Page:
Skip to main content

Thank you for visiting You are using a browser version with limited support for CSS. To obtain the best experience, we recommend you use a more up to date browser (or turn off compatibility mode in Internet Explorer). In the meantime, to ensure continued support, we are displaying the site without styles and JavaScript.

An analysis and validation pipeline for large-scale RNAi-based screens


Large-scale RNAi-based screens are a major technology, but require adequate prioritization and validation of candidate genes from the primary screen. In this work, we performed a large-scale pooled shRNA screen in mouse embryonic stem cells (ESCs) to discover genes associated with oxidative stress resistance and found several candidates. We then developed a bioinformatics pipeline to prioritize these candidates incorporating effect sizes, functional enrichment analysis, interaction networks and gene expression information. To validate candidates, we mixed normal cells with cells expressing the shRNA coupled to a fluorescent protein, which allows control cells to be used as an internal standard and thus we could detect shRNAs with subtle effects. Although we did not identify genes associated with oxidative stress resistance, as a proof-of-concept of our pipeline we demonstrate a detrimental role of Edd1 silencing in ESC growth. Our methods may be useful for candidate gene prioritization of large-scale RNAi-based screens.


Stem cell self-renewal is the process by which stem cells divide to create undifferentiated stem cells to maintain their numbers, generate differentiated progeny and create a stem cell pool which can be used throughout the organism's lifetime1,2. Stem cells play an important role in response to injury, acting as a repair system and in the maintenance/turnover of various tissues and therefore maintenance of stem cell pools is essential3. It has, however, been observed, in several tissue types, that the stem cells' numbers, ability to self-renew and cellular proliferation decrease with age, possibly resulting in reduced function and tissue regenerative capacity1 and maybe even contributing to the aging process4,5. It is thought that various factors contribute to this age-associated cell loss, such as oxidative damage and loss of genomic integrity6,7,8. Therefore, understanding stem cell self-renewal may have implications for aging, regenerative medicine and stem cell treatments.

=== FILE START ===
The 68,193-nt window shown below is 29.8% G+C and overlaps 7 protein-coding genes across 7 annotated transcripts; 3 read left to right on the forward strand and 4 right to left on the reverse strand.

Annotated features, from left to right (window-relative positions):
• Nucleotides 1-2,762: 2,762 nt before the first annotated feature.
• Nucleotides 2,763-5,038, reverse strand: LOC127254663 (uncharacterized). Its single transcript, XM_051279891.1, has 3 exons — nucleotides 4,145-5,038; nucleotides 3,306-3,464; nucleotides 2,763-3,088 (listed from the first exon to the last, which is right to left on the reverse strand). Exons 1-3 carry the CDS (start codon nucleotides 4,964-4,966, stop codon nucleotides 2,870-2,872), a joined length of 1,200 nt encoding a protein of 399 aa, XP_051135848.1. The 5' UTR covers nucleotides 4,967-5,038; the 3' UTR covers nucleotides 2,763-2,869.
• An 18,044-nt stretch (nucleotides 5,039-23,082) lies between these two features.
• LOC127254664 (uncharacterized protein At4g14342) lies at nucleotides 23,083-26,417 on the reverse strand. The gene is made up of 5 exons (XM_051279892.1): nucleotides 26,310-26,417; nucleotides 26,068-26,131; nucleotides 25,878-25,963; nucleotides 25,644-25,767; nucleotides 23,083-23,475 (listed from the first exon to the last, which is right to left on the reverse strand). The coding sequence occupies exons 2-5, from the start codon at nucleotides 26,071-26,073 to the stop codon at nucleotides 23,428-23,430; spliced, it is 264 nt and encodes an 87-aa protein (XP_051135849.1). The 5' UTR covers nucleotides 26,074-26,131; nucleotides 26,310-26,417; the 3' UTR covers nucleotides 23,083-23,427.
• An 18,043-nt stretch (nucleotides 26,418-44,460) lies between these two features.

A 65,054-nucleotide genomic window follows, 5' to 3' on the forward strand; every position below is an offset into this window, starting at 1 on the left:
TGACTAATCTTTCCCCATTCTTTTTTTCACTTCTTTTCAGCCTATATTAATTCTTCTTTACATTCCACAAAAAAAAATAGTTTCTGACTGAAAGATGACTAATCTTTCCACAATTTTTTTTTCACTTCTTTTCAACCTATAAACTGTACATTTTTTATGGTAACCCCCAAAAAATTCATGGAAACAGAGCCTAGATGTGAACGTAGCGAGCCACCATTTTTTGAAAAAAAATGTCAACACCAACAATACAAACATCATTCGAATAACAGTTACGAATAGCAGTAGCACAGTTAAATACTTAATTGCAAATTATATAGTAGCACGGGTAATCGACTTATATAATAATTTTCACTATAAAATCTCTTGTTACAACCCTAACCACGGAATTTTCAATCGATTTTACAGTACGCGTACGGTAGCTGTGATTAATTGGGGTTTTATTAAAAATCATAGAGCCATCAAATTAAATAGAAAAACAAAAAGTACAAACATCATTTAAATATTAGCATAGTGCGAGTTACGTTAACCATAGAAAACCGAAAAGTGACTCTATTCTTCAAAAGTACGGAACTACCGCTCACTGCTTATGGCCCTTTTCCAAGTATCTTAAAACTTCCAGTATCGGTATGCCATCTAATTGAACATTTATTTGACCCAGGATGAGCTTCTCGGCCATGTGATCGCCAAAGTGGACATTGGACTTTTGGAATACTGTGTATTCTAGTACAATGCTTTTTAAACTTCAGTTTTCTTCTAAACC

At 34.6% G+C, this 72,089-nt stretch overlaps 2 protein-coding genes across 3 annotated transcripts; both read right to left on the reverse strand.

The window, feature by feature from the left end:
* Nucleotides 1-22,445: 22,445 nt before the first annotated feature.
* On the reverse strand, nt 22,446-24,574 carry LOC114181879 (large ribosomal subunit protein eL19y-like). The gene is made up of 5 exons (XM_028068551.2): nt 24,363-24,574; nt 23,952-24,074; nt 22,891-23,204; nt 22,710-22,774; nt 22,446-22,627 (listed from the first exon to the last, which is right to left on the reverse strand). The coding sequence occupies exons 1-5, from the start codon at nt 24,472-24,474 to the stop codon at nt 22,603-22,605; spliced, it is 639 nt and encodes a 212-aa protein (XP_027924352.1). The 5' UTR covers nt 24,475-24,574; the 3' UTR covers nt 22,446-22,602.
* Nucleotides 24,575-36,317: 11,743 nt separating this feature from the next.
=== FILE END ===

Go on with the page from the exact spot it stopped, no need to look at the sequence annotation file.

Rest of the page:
Embryonic stem cells (ESCs), characterized by their ability to proliferate indefinitely in vitro (self-renewal) and differentiate into cells of all three germ layers (pluripotency), are derived from the inner cell mass of the bastocyst9,10. An equilibrium between survival, self-renewal and differentiation signals is essential for the growth of ESCs11. Several signal transduction pathways have demonstrated an important role in ESC self-renewal, for example the leukemia inhibitor factor (LIF), bone morphogenetic protein (BMP), mitogen-activated protein kinase (MAPK) and Wnt pathways12,13,14. Additionally, pluripotency-associated transcription factors aid the control of self-renewal; at the core of the self-renewal transcription network are the homeodomain proteins Nanog, Oct4 and the SRY-related HMG box containing protein Sox212,13.

Long-lived mutant worms often exhibit increased resistance to oxidative stress. This led to the hypothesis that stress resistance is a biomarker of organismal longevity15. Cells from long-lived mammalian species are also resistant to some forms of stress, such as oxidative stress induced by hydrogen peroxide16. Therefore, screening for genes that enhance oxidative stress resistance may lead to the identification of novel genes related to aging and longevity. This approach has been successfully demonstrated in worms17 whereas in mammals such studies are missing.

Large-scale RNAi-based screens are a major technology to study cellular processes, including stem cell biology12,18,19,20,21. However, such screens have several bottlenecks and difficulties19,21. Specifically, given their noisy nature, large-scale loss-of-function screens require adequate prioritization of candidate genes from the primary screen. For example, bioinformatics methods such as network-based approaches are an emerging technique to prioritize candidate genes22. Appropriate methods for validation of promising candidates is also essential given that many loss-of-function phenotypes can be subtle.